Neurotransmission (also called “synaptic transmission”) is the process by which signaling molecules called “neurotransmitters” are released by a brain neuron to stimulate/cause the transfer of a message (action potential) via an electrical charge to another connected neuron, then on to another neuron, and another, and so on, until the message reaches its intended destination. These transmissions (synaptic firings) happen at incredible speed, even as we sleep. It is through this ongoing process of neuron firing that the brain communicates and the body functions. Without neurotransmission, the brain could not function, and human life could not exist. If neurotransmission is compromised

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Neurons and Structures

The brain neuron, for its tiny size, does some big and powerful things. It has the amazing ability to gather and transmit electrochemical signals from neuron to neuron throughout the brain and body 5-50 times a second. It’s through your neurons that your brain communicates with itself and the rest of who you are. A neuron has three basic parts: Cell body or Soma. This main part has all the necessary components of the cell, such as the nucleus (which contained DNA), and substance for building proteins and for making energy. Axon. This long cable-like projection of the cell carries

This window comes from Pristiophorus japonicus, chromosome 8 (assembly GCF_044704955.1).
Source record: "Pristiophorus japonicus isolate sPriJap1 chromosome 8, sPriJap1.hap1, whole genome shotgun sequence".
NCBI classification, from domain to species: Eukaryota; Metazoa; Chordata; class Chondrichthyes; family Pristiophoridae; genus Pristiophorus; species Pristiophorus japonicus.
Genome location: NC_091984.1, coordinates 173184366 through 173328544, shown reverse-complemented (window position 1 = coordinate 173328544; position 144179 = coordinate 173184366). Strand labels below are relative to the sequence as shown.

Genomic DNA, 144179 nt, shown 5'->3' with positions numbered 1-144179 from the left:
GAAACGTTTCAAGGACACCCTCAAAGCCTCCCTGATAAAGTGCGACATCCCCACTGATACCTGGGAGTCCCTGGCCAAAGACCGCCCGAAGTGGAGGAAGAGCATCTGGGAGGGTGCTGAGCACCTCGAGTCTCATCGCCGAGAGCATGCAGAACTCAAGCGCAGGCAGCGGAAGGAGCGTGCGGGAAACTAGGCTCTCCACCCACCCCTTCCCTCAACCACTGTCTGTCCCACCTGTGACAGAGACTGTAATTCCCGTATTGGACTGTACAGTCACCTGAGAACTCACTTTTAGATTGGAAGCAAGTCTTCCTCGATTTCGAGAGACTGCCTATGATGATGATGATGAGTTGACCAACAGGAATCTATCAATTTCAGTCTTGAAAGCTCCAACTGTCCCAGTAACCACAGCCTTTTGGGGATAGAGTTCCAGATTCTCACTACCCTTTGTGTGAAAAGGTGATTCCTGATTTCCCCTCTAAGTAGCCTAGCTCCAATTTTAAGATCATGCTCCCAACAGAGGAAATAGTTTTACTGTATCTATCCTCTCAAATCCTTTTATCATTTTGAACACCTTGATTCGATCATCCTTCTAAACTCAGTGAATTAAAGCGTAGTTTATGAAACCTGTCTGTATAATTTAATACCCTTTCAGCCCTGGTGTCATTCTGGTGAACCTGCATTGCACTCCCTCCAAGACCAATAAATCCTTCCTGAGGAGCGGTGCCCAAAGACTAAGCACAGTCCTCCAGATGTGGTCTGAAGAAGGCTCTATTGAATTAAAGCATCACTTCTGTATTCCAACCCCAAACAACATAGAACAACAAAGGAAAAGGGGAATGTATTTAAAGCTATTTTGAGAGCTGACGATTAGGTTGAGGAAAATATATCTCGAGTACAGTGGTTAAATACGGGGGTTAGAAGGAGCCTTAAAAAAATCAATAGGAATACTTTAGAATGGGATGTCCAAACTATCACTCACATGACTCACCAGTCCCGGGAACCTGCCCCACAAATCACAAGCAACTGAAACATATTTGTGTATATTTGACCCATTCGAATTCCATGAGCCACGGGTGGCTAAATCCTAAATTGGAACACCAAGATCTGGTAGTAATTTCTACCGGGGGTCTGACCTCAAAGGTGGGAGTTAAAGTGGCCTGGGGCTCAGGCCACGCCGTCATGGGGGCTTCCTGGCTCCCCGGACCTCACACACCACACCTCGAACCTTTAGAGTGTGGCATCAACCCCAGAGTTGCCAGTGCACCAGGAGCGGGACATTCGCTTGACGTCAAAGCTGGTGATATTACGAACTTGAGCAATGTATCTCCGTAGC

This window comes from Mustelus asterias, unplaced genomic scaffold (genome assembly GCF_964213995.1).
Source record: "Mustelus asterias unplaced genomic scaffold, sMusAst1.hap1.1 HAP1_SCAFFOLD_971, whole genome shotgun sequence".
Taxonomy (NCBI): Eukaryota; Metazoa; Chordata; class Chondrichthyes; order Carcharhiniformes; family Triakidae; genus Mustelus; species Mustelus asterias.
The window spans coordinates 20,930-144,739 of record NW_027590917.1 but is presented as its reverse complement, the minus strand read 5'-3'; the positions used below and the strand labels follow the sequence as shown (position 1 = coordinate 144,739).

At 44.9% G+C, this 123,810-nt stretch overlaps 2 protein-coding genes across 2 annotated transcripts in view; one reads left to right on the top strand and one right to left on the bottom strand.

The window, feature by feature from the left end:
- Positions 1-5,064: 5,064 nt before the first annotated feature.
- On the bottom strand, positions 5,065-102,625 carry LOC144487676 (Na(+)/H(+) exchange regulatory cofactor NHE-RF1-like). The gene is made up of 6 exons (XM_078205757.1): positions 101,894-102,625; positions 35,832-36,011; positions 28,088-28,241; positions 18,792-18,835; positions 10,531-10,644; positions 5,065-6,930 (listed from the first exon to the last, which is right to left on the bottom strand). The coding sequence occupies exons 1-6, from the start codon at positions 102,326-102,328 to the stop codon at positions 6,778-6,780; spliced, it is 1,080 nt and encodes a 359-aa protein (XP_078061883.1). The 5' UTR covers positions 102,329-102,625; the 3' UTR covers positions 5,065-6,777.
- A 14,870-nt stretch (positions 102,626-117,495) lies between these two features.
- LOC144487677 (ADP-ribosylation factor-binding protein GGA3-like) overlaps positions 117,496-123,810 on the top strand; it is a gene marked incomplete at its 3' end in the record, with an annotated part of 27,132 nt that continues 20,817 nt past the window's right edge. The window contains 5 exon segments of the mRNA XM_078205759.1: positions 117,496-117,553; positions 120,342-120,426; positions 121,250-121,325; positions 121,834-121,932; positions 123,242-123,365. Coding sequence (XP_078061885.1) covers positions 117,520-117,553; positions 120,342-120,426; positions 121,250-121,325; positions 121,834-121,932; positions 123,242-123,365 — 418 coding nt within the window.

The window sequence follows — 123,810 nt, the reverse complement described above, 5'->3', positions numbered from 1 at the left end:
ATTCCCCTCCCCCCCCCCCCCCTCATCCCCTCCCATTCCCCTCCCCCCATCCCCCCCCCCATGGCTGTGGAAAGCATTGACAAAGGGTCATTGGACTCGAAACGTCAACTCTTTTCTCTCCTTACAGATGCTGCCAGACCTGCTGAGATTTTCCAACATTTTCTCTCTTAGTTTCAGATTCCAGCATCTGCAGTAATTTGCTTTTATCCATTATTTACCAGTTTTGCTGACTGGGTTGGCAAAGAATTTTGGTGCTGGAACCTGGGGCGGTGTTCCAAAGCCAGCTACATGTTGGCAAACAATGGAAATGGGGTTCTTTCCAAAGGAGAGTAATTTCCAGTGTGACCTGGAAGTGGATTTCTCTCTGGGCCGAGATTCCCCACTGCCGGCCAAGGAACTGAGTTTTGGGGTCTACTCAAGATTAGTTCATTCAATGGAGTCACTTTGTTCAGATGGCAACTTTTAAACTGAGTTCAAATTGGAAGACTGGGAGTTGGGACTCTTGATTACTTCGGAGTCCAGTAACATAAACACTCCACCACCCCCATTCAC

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The Brain: The Body’s Engine

Think of the brain as a complex engine, like that of a race car, with a vast number of dynamic but delicate, interconnected parts that monitor and control itself and a larger machine (the body). This engine operates at an incredibly high speed, demands a lot of its component parts, and works at an optimum level only when all parts are functioning as designed and in orchestration with each other. If a single component part of this engine is not functioning properly, the entire engine and the machine it controls can fall into disrepair or fail to function at all.

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